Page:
The last few months seem to have flown by and I was surprised to notice today how many of my first patients have had their last sessions with me over recent weeks! It only seems like yesterday I sat with them, full of anticipation both for them and me, describing the service and inviting them to engage in it. I was delighted for one patient at our third session when she completed the same evaluations she did at her first drop in session to see a slight improvement, I remember feeling her pleasure almost as my own!

So far I have worked with 48 people -  all at different points of their journey through the service - many of whom tell me how much more aware of their feelings and emotions they are since starting work with me. This not only gives me some validation that Active Monitoring ‘works’ but an immense sense of achievement when someone starts to notice a change in themselves.

I have amazing support from the staff here at Haygarth, it feels almost like being part of a big extended family which makes it a pleasure to come to what is called work but what I prefer to call ‘doing something I love with financial reward’. Even more than that I am lucky to be part of the team at Brecon & District Mind who also feel passionately that Active Monitoring has the potential to offer people an alternative approach to mental health matters, one that really can make a difference in a person's life.

Brecon & District Mind believes that early Interventions are far more effective than waiting, and that prevention is better than allowing things to linger. "We want people to get help immediately rather than wait to get help, or for things to get worse". 

You can find out more about the Active Monitoring project on the Brecon and District Mind website. Contact Elizabeth by ringing 01874 611529 or email:

Thursday, 1 December 2016

How is telehealth working in Mid Wales?

Clare Clark & Owen Hughes from the Pain & Fatigue Management Service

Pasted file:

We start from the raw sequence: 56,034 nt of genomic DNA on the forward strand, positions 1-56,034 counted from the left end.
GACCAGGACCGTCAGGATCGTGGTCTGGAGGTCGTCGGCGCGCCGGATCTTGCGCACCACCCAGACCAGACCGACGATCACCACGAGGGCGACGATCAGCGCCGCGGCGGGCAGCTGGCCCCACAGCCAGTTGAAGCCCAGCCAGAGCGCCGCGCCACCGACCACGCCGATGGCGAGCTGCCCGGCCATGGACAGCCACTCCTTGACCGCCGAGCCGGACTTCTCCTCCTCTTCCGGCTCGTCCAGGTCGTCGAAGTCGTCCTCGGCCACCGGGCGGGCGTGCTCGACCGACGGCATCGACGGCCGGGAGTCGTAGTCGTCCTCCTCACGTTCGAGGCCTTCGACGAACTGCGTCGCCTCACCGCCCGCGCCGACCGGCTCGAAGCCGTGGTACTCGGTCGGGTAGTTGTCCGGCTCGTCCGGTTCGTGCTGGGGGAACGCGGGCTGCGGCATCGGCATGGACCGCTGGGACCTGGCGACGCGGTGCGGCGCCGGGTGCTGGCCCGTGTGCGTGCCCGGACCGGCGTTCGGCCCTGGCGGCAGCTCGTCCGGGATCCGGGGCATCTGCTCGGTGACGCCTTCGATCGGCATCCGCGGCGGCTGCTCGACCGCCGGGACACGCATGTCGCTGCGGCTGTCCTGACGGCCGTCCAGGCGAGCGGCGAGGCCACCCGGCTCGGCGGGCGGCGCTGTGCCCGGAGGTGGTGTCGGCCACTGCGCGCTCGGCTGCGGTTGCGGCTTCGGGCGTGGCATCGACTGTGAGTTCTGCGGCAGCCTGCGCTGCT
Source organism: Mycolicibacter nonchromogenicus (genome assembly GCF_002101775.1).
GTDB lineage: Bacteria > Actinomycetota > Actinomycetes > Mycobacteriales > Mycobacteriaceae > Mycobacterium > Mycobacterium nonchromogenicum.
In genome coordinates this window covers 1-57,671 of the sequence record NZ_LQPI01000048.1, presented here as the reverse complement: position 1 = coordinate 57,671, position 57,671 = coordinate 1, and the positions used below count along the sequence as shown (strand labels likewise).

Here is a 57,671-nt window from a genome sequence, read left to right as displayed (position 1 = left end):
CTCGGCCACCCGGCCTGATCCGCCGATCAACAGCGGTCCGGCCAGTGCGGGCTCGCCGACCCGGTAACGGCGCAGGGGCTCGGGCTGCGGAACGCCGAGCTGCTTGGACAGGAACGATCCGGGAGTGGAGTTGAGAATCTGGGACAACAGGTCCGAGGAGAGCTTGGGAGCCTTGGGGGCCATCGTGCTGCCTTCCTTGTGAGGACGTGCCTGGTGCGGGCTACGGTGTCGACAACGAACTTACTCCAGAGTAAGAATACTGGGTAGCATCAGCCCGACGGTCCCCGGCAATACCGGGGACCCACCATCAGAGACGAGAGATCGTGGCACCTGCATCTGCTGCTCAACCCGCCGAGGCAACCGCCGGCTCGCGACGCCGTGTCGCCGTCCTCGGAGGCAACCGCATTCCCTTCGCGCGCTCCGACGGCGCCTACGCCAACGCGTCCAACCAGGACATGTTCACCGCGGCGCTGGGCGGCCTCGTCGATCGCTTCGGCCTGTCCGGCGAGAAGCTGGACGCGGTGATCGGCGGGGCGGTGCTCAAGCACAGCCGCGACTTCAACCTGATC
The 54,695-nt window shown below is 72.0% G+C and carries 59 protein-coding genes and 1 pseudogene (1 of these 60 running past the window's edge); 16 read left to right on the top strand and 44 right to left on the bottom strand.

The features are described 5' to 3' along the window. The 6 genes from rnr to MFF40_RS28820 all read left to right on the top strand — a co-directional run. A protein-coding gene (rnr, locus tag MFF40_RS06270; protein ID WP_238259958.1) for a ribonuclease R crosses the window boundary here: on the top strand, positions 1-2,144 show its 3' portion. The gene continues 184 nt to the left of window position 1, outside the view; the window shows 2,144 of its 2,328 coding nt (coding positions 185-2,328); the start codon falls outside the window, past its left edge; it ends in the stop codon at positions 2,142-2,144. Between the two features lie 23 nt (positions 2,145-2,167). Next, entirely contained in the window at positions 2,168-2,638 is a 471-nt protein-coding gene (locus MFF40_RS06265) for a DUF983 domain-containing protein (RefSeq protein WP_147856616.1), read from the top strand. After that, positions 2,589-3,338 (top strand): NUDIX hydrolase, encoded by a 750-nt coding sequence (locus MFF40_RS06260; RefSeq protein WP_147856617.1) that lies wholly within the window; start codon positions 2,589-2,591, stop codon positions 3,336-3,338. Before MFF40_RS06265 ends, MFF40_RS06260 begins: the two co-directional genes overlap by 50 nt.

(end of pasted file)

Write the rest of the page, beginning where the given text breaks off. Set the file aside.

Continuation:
Over the past few weeks I have attended a number of events where a familiar theme has emerged – the increasing importance of using digital technology to deliver and receive support for people in Powys accessing NHS services, particularly around their mental health. We have already heard the latest about the pilot computerised Cognitive Behavioural Therapy project run by Mastermind in conjunction with Powys Teaching Health Board – so this seemed like a good opportunity to share information about other telehealth initiatives in the county.

On November 10 I attended the Powys Research, Therapies and Health Sciences Conference, where I found out how staff at the Pain & Fatigue Management Centre in Bronllys near Brecon deliver condition management groups by Skype. The team at Bronllys provide help to people who want to live life more fully but are hindered in doing so by symptoms of long term health conditions – these could be conditions relating to physical or mental health or both.

This session was delivered by Owen Hughes, Head of Pain & Fatigue Management, and Clare Clark, Advanced Practitioner – Occupational Therapist – both based in the Pain & Fatigue Management Service in the Centre of Long Term Condition Management. Owen and Clare explained that there is currently a Skype group running from Bronllys, and through their presentation they explored the benefits of working in this way and what to consider when setting up a new Skype group.

Owen started the session by asking why it is important that we consider using software applications such as Skype to have video appointments and group support sessions over the internet. At this point his presentation featured a photograph of a famous actress from the silent movie era – but not a single person in the room recognised her because she had refused to switch to the “talkies” once they came along. (And I’ve forgotten exactly who she was already, though Owen did tell us her name!) The moral from that story being – we must move with the times or be left behind forever…. Owen said “technology is everywhere, and homes are getting smarter.” He asked us to imagine what people’s homes would look like in ten years’ time.